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[ih-mer-i-tuh s] /ɪˈmɛr ɪ təs/
retired or honorably discharged from active professional duty, but retaining the title of one's office or position:
dean emeritus of the graduate school; editor in chief emeritus.
noun, plural emeriti
[ih-mer-i-tahy, -tee] /ɪˈmɛr ɪˌtaɪ, -ˌti/ (Show IPA)
an emeritus professor, minister, etc.
1785-95; < Latin ēmeritus having fully earned (past participle of ēmerēre), equivalent to ē- e-1 + meri- earn + -tus past participle suffix Unabridged
Based on the Random House Dictionary, © Random House, Inc. 2015.
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Examples from the web for emeritus
  • emeritus professors served as their mentors, helping them navigate their freshman and sophomore years.
  • emeritus centers bring retired professors back to campus.
  • At our school, being a full professor is a requirement for eventually having emeritus professor status when you retire.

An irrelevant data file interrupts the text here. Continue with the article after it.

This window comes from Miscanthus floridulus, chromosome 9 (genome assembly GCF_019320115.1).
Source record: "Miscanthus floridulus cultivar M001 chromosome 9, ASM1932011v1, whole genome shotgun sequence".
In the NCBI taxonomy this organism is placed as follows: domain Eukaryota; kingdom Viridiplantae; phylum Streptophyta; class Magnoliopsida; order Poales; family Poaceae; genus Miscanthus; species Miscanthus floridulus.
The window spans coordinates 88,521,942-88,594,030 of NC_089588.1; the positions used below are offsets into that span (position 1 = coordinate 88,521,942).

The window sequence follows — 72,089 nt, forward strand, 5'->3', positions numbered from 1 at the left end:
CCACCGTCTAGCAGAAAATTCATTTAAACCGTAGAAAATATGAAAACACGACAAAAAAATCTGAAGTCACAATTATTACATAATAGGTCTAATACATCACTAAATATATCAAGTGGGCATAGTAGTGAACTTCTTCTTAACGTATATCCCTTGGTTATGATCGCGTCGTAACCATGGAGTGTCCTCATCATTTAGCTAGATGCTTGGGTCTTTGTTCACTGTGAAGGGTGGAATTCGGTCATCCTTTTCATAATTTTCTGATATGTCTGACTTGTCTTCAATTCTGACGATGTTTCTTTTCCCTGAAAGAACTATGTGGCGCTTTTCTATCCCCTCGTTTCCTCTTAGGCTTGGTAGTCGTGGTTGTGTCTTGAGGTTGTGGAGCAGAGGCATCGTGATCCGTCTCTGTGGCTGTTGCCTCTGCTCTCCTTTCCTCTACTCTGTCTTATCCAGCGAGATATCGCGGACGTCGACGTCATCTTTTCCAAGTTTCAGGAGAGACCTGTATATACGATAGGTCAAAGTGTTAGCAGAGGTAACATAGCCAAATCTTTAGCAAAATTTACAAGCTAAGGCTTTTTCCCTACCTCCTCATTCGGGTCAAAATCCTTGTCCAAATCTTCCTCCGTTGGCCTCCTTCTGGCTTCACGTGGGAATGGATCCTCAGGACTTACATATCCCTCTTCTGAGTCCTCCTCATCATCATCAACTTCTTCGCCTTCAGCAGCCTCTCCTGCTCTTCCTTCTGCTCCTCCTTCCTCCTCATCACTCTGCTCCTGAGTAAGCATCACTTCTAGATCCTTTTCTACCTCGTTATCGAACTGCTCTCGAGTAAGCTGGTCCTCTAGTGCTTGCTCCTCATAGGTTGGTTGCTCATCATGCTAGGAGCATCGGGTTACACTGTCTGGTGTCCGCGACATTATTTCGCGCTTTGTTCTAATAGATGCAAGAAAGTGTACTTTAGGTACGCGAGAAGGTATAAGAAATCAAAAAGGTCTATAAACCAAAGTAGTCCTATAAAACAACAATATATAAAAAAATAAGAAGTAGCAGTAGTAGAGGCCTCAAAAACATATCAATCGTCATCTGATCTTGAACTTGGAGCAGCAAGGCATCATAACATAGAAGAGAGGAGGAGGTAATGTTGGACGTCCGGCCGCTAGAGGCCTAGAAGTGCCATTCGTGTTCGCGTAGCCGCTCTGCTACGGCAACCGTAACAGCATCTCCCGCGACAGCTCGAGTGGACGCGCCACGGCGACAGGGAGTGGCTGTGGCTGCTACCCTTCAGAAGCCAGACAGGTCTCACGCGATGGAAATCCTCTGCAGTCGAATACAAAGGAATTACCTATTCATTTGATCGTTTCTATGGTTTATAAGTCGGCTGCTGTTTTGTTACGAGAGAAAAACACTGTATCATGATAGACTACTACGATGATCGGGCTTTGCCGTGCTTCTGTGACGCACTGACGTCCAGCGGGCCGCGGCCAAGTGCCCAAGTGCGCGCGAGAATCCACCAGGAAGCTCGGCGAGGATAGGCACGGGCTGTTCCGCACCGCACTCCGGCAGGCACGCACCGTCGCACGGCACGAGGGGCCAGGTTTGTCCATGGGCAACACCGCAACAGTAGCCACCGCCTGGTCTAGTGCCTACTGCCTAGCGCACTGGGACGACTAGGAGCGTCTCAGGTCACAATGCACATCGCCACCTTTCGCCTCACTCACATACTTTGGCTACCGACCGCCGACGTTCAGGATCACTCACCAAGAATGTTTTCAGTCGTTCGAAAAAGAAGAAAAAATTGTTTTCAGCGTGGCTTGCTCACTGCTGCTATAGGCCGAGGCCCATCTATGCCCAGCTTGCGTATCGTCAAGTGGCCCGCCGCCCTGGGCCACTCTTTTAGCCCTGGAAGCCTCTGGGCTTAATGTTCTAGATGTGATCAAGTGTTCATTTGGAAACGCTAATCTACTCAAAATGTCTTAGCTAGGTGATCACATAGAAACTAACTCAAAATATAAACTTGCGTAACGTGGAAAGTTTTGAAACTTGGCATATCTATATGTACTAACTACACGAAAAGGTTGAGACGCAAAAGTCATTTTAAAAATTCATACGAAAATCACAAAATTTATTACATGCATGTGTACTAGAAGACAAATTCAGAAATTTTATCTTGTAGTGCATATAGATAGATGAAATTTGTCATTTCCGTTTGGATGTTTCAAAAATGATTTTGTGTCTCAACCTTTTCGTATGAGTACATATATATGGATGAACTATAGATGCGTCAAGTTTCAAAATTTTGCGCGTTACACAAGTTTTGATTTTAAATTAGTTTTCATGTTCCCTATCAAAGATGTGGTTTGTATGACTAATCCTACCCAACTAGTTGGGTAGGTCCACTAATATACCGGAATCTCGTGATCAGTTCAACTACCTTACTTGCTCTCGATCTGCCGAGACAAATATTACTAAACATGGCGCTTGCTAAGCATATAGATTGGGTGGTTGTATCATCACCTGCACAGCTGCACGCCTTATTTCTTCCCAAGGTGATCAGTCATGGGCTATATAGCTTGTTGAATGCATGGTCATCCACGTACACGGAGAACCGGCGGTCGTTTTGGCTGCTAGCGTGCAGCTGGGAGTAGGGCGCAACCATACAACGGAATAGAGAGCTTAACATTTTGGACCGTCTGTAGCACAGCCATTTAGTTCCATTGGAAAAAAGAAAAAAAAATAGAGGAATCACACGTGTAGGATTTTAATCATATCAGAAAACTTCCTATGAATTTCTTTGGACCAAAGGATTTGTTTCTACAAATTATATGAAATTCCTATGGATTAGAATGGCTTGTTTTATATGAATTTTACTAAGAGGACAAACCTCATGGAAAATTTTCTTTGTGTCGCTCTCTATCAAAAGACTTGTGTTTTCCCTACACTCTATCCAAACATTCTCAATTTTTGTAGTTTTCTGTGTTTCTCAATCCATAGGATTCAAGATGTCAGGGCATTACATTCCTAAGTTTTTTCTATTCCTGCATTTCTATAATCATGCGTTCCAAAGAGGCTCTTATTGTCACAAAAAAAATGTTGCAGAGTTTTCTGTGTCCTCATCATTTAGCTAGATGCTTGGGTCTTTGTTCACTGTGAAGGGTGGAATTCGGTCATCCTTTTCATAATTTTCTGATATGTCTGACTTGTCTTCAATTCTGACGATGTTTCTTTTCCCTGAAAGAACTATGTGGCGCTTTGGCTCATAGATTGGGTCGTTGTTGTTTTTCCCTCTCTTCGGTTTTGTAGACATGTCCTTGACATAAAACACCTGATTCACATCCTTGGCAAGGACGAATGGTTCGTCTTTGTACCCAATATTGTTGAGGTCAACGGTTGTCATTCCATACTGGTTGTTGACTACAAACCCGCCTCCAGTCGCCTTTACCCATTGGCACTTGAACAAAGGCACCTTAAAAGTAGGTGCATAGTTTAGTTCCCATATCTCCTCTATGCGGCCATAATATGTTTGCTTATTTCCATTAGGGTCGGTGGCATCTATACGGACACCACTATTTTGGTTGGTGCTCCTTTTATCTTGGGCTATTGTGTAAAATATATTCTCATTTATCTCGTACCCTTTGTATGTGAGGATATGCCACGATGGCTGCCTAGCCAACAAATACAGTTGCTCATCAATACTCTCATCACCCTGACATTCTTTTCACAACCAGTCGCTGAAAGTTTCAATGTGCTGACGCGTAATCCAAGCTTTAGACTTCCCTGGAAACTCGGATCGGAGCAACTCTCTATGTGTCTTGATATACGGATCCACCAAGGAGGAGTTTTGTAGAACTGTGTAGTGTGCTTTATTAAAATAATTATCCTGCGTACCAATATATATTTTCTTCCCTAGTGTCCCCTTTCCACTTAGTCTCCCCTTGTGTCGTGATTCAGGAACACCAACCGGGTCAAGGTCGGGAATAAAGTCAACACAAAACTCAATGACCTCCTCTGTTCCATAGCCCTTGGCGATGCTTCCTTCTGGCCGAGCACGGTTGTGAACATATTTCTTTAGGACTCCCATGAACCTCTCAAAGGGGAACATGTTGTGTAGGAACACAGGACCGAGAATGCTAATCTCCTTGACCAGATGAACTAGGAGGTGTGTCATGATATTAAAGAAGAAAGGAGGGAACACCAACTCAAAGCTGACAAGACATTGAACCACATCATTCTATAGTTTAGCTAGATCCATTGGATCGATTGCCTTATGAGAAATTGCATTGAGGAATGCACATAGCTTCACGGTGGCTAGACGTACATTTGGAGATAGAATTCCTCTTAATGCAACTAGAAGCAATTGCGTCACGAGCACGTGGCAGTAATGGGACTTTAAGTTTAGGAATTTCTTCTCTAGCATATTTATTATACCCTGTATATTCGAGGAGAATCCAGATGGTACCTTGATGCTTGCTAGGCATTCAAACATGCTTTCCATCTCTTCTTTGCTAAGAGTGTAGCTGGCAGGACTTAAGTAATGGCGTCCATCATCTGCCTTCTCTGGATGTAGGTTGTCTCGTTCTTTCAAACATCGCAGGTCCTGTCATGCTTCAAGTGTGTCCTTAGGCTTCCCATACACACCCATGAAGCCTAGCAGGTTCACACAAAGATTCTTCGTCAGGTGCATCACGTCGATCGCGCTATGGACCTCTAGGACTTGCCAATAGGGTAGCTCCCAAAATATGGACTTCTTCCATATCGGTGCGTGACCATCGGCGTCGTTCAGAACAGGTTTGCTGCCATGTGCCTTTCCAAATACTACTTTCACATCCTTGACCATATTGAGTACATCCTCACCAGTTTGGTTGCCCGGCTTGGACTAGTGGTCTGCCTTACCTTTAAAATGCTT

• He is distinguished in the way of an emeritus professor and dressed formally, with a scarf wrapped around his neck.
  • emeritus members pay no dues and are removed from the duty roster.
  • emeritus members do not count against the limit on number of active members.
British Dictionary definitions for emeritus


(usually postpositive) retired or honourably discharged from full-time work, but retaining one's title on an honorary basis: a professor emeritus
Word Origin
C19: from Latin, from merēre to deserve; see merit
Collins English Dictionary - Complete & Unabridged 2012 Digital Edition
© William Collins Sons & Co. Ltd. 1979, 1986 © HarperCollins
Publishers 1998, 2000, 2003, 2005, 2006, 2007, 2009, 2012
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Word Origin and History for emeritus

c.1600, from Latin emeritus "veteran soldier who has served his time," literally "that has finished work, past service," past participle of emerere "serve out, complete one's service," from ex- "out" (see ex-) + merere "to serve, earn," from PIE *(s)mer- "to get a share of something" (see merit (n.)). First used of retired professors 1794 in American English.

Online Etymology Dictionary, © 2010 Douglas Harper
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